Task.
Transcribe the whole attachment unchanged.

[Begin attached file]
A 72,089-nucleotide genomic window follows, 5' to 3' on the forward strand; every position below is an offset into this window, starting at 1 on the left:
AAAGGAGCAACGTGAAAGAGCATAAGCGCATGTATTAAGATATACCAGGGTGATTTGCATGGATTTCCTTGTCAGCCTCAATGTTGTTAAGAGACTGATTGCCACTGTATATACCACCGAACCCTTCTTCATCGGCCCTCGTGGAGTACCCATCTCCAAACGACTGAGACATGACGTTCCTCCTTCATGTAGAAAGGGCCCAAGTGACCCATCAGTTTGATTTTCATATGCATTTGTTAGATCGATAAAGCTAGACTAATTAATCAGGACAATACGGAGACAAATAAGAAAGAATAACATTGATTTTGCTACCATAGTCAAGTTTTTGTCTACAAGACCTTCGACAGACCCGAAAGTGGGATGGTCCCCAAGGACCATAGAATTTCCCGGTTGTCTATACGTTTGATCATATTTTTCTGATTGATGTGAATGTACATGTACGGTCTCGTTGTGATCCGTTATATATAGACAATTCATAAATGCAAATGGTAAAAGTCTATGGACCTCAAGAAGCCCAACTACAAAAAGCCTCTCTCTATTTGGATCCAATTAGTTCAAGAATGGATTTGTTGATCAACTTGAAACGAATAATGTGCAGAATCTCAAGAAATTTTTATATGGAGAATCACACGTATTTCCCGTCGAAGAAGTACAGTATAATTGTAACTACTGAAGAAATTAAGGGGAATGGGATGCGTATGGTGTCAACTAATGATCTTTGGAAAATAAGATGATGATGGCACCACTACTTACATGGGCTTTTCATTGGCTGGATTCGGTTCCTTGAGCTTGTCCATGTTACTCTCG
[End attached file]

A 72,089-nucleotide genomic window follows, 5' to 3' on the forward strand; every position below is an offset into this window, starting at 1 on the left:
AAAGGAGCAACGTGAAAGAGCATAAGCGCATGTATTAAGATATACCAGGGTGATTTGCATGGATTTCCTTGTCAGCCTCAATGTTGTTAAGAGACTGATTGCCACTGTATATACCACCGAACCCTTCTTCATCGGCCCTCGTGGAGTACCCATCTCCAAACGACTGAGACATGACGTTCCTCCTTCATGTAGAAAGGGCCCAAGTGACCCATCAGTTTGATTTTCATATGCATTTGTTAGATCGATAAAGCTAGACTAATTAATCAGGACAATACGGAGACAAATAAGAAAGAATAACATTGATTTTGCTACCATAGTCAAGTTTTTGTCTACAAGACCTTCGACAGACCCGAAAGTGGGATGGTCCCCAAGGACCATAGAATTTCCCGGTTGTCTATACGTTTGATCATATTTTTCTGATTGATGTGAATGTACATGTACGGTCTCGTTGTGATCCGTTATATATAGACAATTCATAAATGCAAATGGTAAAAGTCTATGGACCTCAAGAAGCCCAACTACAAAAAGCCTCTCTCTATTTGGATCCAATTAGTTCAAGAATGGATTTGTTGATCAACTTGAAACGAATAATGTGCAGAATCTCAAGAAATTTTTATATGGAGAATCACACGTATTTCCCGTCGAAGAAGTACAGTATAATTGTAACTACTGAAGAAATTAAGGGGAATGGGATGCGTATGGTGTCAACTAATGATCTTTGGAAAATAAGATGATGATGGCACCACTACTTACATGGGCTTTTCATTGGCTGGATTCGGTTCCTTGAGCTTGTCCATGTTACTCTCG